The Epiphone Adam Jones signature Les Paul has finally arrived – with a collectible twist

Adam Jones' new Epiphone signature "Veil of Bees" Les Paul Custom
(Image credit: Epiphone)

More than two years ago, Gibson kicked off its long-in-the-cards partnership with Tool electric guitar player Adam Jones with the release of the immaculately-spec'd Adam Jones 1979 Les Paul Custom.

Though that high-end model – which was followed earlier this year by a less expensive Gibson Les Paul Standard counterpart – grabbed most of the headlines, in the small print of the announcement was the potential of an Epiphone version of the Silverburst signature guitar.

There have been teases galore, with plenty of speculation abounding about what form the Epiphone Adam Jones Les Paul would take all the way. 

Now though, the highly anticipated model has finally been revealed... though not quite in the form that we expected.

The curtains have been pulled back to reveal what Epiphone is calling the Adam Jones Art Collection, a series of seven limited-edition Epiphone Les Pauls – limited to 800 units apiece – that each boast a different piece of fine art, selected by Jones. 

The first of these models, revealed today, is “The Veil of Bees" model, with eye-catching artwork by Mark Ryden.

From the front, the model looks pretty much like what you'd expect the Epiphone Jones Les Paul Custom (and it is, as we predicted, a Custom, not a Standard) to look like. Ryden's somewhat-unsettling artwork, though, dominates the back of the guitar's body, with a special back plate commemorating the artist and the name of the work.

The guitar also features a special design by artist Korin Faught at the back of the headstock, which – according to Epiphone – will also appear on all subsequent Adam Jones Art Collection models.

“When I think of art, I see both the visual and the aural as equally important, with one bolstering the other,” Jones said of the collection in a statement. In regards to Ryden, the guitarist added, “Mark’s work is instantly recognizable, uniquely his own. While he started in fine art, he has expanded into music and theatrical productions. What a perfect partner to kick off this series with.”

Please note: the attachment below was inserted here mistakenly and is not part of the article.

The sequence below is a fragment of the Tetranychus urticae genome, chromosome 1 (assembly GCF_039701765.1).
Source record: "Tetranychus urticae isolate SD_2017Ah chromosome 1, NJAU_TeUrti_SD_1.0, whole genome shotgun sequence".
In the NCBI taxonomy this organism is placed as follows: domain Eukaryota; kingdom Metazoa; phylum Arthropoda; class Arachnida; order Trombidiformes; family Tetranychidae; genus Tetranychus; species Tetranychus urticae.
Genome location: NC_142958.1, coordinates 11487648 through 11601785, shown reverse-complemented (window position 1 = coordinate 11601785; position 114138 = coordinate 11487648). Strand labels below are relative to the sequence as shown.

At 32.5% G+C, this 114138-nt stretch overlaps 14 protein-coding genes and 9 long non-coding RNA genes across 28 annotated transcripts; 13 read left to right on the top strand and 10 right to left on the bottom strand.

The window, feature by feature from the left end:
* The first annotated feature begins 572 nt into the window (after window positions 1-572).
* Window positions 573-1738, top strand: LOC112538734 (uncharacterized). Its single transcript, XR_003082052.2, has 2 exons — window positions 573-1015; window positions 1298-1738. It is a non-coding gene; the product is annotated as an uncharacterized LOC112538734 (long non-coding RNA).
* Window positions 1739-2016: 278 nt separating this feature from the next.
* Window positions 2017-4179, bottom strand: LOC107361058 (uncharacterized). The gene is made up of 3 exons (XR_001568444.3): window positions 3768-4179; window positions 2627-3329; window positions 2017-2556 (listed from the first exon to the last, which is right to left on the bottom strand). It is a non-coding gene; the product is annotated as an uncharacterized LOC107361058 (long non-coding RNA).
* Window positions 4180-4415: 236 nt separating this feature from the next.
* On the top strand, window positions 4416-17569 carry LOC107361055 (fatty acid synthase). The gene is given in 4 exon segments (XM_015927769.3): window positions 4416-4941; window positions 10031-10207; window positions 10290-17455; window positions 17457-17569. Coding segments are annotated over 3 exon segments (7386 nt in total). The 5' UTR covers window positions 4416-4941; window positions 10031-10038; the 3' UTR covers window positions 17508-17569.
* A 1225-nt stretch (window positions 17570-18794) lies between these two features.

But what about those specs? Well, for starters, the guitar sports a mahogany body and a maple top, with seven-ply binding. The back and the headstock, meanwhile, feature five-ply binding.

The Adam Jones Custom Profile three-piece bound maple neck, in turn, features a 24.75", 12" radius ebony fretboard with 22 medium frets, block inlays and a Graph Tech nut.

At the neck of the guitar sits a reverse-mounted Epiphone ProBucker Custom humbucker, while the bridge features – as we hypothesized some months ago – a Seymour Duncan Distortion unit. The model also features two volume and two tone knobs, and a three-way toggle pickup switch, with CTS Potentiometers and Orange Drop Capacitors highlighting the circuitry.

As far as hardware goes, there's an Epiphone LockTone Tune-O-Matic bridge with an Epiphone LockTone Stop Bar tailpiece, a two-way adjustable truss rod, and vintage-style chrome tuning machines.

The Epiphone Adam Jones "The Veil of Bees" Les Paul Custom guitar is available now – finished, of course, in Antique Silverburst, and with a Protector Series hardshell case sporting a polyethylene shell, TSA-approved locks, soft-grip handles, and black powder-coated hardware, included – for $1,299.

Four other artists – Frank Frazetta, Julie Heffernan, Korin Faught, and Ernst Fuchs – will be featured in the subsequent Art Collection models.

For more on the guitar, visit Epiphone.

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Jackson Maxwell

Jackson is an Associate Editor at GuitarWorld.com. He’s been writing and editing stories about new gear, technique and guitar-driven music both old and new since 2014, and has also written extensively on the same topics for Guitar Player. Elsewhere, his album reviews and essays have appeared in Louder and Unrecorded. Though open to music of all kinds, his greatest love has always been indie, and everything that falls under its massive umbrella. To that end, you can find him on Twitter crowing about whatever great new guitar band you need to drop everything to hear right now.